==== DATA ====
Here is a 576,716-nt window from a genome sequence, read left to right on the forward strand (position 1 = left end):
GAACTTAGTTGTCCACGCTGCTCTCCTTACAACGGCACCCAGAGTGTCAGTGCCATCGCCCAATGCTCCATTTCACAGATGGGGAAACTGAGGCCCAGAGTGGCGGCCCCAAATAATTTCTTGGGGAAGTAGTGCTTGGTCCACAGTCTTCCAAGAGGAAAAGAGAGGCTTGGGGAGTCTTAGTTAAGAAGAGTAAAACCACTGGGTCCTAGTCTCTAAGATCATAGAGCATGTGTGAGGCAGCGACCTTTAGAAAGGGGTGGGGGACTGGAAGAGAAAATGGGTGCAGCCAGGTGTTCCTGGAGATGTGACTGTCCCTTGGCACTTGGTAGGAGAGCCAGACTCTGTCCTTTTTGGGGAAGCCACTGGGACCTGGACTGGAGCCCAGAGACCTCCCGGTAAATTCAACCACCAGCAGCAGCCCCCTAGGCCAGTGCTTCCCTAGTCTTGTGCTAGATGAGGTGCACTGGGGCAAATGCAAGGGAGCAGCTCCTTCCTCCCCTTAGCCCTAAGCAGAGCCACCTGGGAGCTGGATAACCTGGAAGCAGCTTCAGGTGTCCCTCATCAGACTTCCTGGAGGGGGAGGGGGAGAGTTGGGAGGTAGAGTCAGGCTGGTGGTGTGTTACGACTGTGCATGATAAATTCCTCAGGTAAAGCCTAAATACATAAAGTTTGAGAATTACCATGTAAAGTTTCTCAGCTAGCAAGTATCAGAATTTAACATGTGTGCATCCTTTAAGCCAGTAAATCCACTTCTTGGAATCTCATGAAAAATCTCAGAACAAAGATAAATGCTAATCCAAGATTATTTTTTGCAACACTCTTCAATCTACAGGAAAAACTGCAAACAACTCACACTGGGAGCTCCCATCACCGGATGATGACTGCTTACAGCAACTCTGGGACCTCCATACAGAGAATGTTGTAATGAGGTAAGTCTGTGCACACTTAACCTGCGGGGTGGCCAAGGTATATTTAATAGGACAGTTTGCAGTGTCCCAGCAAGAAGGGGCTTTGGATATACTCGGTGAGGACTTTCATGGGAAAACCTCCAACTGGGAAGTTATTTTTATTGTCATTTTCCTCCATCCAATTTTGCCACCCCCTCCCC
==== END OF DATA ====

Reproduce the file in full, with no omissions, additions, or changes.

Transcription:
Here is a 576,716-nt window from a genome sequence, read left to right on the forward strand (position 1 = left end):
GAACTTAGTTGTCCACGCTGCTCTCCTTACAACGGCACCCAGAGTGTCAGTGCCATCGCCCAATGCTCCATTTCACAGATGGGGAAACTGAGGCCCAGAGTGGCGGCCCCAAATAATTTCTTGGGGAAGTAGTGCTTGGTCCACAGTCTTCCAAGAGGAAAAGAGAGGCTTGGGGAGTCTTAGTTAAGAAGAGTAAAACCACTGGGTCCTAGTCTCTAAGATCATAGAGCATGTGTGAGGCAGCGACCTTTAGAAAGGGGTGGGGGACTGGAAGAGAAAATGGGTGCAGCCAGGTGTTCCTGGAGATGTGACTGTCCCTTGGCACTTGGTAGGAGAGCCAGACTCTGTCCTTTTTGGGGAAGCCACTGGGACCTGGACTGGAGCCCAGAGACCTCCCGGTAAATTCAACCACCAGCAGCAGCCCCCTAGGCCAGTGCTTCCCTAGTCTTGTGCTAGATGAGGTGCACTGGGGCAAATGCAAGGGAGCAGCTCCTTCCTCCCCTTAGCCCTAAGCAGAGCCACCTGGGAGCTGGATAACCTGGAAGCAGCTTCAGGTGTCCCTCATCAGACTTCCTGGAGGGGGAGGGGGAGAGTTGGGAGGTAGAGTCAGGCTGGTGGTGTGTTACGACTGTGCATGATAAATTCCTCAGGTAAAGCCTAAATACATAAAGTTTGAGAATTACCATGTAAAGTTTCTCAGCTAGCAAGTATCAGAATTTAACATGTGTGCATCCTTTAAGCCAGTAAATCCACTTCTTGGAATCTCATGAAAAATCTCAGAACAAAGATAAATGCTAATCCAAGATTATTTTTTGCAACACTCTTCAATCTACAGGAAAAACTGCAAACAACTCACACTGGGAGCTCCCATCACCGGATGATGACTGCTTACAGCAACTCTGGGACCTCCATACAGAGAATGTTGTAATGAGGTAAGTCTGTGCACACTTAACCTGCGGGGTGGCCAAGGTATATTTAATAGGACAGTTTGCAGTGTCCCAGCAAGAAGGGGCTTTGGATATACTCGGTGAGGACTTTCATGGGAAAACCTCCAACTGGGAAGTTATTTTTATTGTCATTTTCCTCCATCCAATTTTGCCACCCCCTCCCC